By tapping into this phenomena you can as you say induce a desired behaviour.

Of course there are more sophisticated players who will get this but as these are likely the same players who are paying attention to your change in behaviour it's still valid. Of course they may be up to something as well and this is where the third statement kicks in. "What does he think that I think he has?" this is where your opponent is not only viewing your bet as a product of your own hand but also as a product of what you think he has and is making decisions on that basis.

Back to your point though. This in some ways goes to explain why some people make ludicrous calls of all-ins on the flop with not much more than air, because if they were to make such a move it would indicate a bluff or a draw so they happily call thinking their 2nd pair is good.

I've a friend I play a lot live and we've almost paralysed ourselves into inaction trying to outthink each other by sending misinformation and confusing lines when we end up heads up.

Be interested to see the hand you describe :)
 
Irexes

Irexes

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Incidentally I don't claim for a second to have fully understood/internalised the implications of what you describe or what I'm describing. I have heard topics in this area discussed by pros as being watersheds in terms of understanding the game though.
 
joosebuck

joosebuck

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I've a friend I play a lot live and we've almost paralysed ourselves into inaction trying to outthink each other by sending misinformation and confusing lines when we end up heads up.

the beauty of poker.
 
smells_flushy

smells_flushy

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Great post. I'll remember it, but I don't think i should put too much emphasis in this. Thanks for sharing. Greed would have made me keep it to myself :)
 
tnt72

tnt72

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Very good post.. I've been working on this part of my game lately. So this will definitely help. Thanks:) T.



____________________________________________________

IT'S NOT PARANIOA IF THEY'RE REALLY AFTER YOU!!
 
Dorkus Malorkus

Dorkus Malorkus

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pokerstars No-Limit Hold'em Tourney, Big Blind is t400 (2 handed)

Button (t6661)
Hero (t6839)

Preflop: Hero is BB with 7c, Tc.
Button calls t200, Hero checks.

I don't mind just checking and seeing a flop with a speculative hand like this, obviously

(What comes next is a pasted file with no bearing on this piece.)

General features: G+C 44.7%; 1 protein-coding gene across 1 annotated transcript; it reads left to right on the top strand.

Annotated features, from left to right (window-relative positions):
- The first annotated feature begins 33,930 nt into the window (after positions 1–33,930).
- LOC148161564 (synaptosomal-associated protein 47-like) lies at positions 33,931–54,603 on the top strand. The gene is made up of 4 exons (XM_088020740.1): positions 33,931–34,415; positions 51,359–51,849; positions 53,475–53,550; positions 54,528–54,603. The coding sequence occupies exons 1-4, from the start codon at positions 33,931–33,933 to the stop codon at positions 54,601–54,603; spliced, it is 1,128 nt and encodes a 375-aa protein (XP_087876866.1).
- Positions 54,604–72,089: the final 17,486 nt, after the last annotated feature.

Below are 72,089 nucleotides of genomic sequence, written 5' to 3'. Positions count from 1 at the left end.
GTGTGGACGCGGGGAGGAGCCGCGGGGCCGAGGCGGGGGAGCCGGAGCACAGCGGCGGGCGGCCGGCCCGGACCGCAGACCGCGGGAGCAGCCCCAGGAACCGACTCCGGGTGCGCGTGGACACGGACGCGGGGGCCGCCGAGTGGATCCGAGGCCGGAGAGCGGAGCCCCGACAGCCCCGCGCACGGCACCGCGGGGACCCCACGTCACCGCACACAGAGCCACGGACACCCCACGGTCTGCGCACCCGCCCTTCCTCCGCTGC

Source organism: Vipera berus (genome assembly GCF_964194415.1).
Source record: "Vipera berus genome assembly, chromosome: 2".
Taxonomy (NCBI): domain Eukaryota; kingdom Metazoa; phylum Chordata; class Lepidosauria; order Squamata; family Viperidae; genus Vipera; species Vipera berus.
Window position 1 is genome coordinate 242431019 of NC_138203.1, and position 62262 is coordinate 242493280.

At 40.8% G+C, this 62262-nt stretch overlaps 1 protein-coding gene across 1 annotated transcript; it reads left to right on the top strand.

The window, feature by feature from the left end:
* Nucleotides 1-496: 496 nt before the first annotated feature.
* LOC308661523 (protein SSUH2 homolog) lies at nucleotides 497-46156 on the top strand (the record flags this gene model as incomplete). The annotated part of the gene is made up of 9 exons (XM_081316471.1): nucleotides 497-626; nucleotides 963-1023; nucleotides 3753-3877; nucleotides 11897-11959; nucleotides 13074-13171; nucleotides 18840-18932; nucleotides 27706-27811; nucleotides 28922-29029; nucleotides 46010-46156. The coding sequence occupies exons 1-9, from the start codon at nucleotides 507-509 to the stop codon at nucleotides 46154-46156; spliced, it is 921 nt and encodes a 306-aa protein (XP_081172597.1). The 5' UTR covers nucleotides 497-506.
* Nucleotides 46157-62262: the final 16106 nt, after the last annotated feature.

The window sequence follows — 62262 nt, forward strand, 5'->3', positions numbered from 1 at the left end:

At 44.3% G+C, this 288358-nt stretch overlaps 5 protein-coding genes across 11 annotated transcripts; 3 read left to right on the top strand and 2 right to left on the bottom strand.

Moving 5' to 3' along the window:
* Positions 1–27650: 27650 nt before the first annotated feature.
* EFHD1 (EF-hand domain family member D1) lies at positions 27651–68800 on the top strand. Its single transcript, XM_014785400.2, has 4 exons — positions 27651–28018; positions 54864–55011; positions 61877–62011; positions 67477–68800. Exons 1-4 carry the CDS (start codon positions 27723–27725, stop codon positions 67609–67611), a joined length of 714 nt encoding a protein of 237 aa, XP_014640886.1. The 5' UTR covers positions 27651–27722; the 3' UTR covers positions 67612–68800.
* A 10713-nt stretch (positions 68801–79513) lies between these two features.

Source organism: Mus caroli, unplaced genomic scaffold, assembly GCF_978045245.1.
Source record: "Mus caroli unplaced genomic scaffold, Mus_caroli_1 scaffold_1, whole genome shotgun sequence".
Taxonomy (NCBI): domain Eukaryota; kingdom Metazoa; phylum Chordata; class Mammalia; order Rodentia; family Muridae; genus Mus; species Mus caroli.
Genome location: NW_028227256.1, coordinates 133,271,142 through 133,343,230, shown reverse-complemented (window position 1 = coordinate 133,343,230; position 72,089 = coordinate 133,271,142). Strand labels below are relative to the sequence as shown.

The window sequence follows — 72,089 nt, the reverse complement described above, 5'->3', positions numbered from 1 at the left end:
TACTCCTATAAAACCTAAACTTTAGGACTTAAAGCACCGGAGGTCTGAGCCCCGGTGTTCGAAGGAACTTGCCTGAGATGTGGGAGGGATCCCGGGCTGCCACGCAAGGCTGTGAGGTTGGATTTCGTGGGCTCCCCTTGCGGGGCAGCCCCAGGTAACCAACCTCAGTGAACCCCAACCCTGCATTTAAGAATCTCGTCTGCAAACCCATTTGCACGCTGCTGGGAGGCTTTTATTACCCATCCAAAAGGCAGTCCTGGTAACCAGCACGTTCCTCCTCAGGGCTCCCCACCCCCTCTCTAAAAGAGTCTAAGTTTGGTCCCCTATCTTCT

Flop: (t625) 8c, 2c, 4d (2 players)
Hero bets t400

Villain had minbet out at practically every flop when either checked to or when first to act. As we know "most hands miss most flops", and from a couple of hands previously I had established that he doesn't minbet these flops with a big or even a decent hand (I'd called and led a blank turn when checked to in position with nothing a while ago just to 'test' him). I have a pretty big hand here - it's HU and with these blinds/stack sizes I may not see many better flops, and thus have any better opportunities to try this. I minbet because he will see it as a sign of weakness. If he shoves I have an awkward decision, but I'm confident he won't shove unless he has something, as serial minbetters have problems with putting all their chips at risk with weak hands or nothing at all (hence I'd fold to a shove). I expect him to make a small raise here or make a small turn lead when I check to him. In either case, my response will be to poooosh.

Button raises to t1200

Exactly what I expected to happen. He thinks we're weak, he's previously folded to a raise like this from me having minbet himself, so he probably thinks I will do the same.

Hero raises to t6414, Button folds.

Weeeeee! I really, really don't think I'm getting called here, but I only make the move because I have a good hand to back it up with (flush draw + overcard + backdoor straights).

Final Pot: t8239

Results below:
No showdown. Hero wins t8239.

I guess this also serves as a guide to how to play those annoying guys who minbet every flop, too. They used to tilt me quite a lot.. :/
 
SHERMSTICK

SHERMSTICK

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Very Helpful

Hey DM:




That was an very informative post that i'll surely try to use to my advantage, it's just that speaking for me- when im at the table's sometime's all the data that i've gathered seem's to go out the window, an I tend to start to try to re-invent the wheel:D forcing hand's to fall my way. I want to thank you though for helping me patch 1 of the hole's i've got;) .





SHERMSTICK:cool:




SHERMSTICK:cool:
 
aliengenius

aliengenius

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In psychology I believe it's call "transference" -- the same reason a chronic bluffer always thinks that you are bluffing.

In one of my home games I had a similar epiphany: one friend was always accusing me of bluffing and calling me down.

This was all fine and profitable, but I it went a step further when I realized that he was very often the one on a bluff and started picking him off.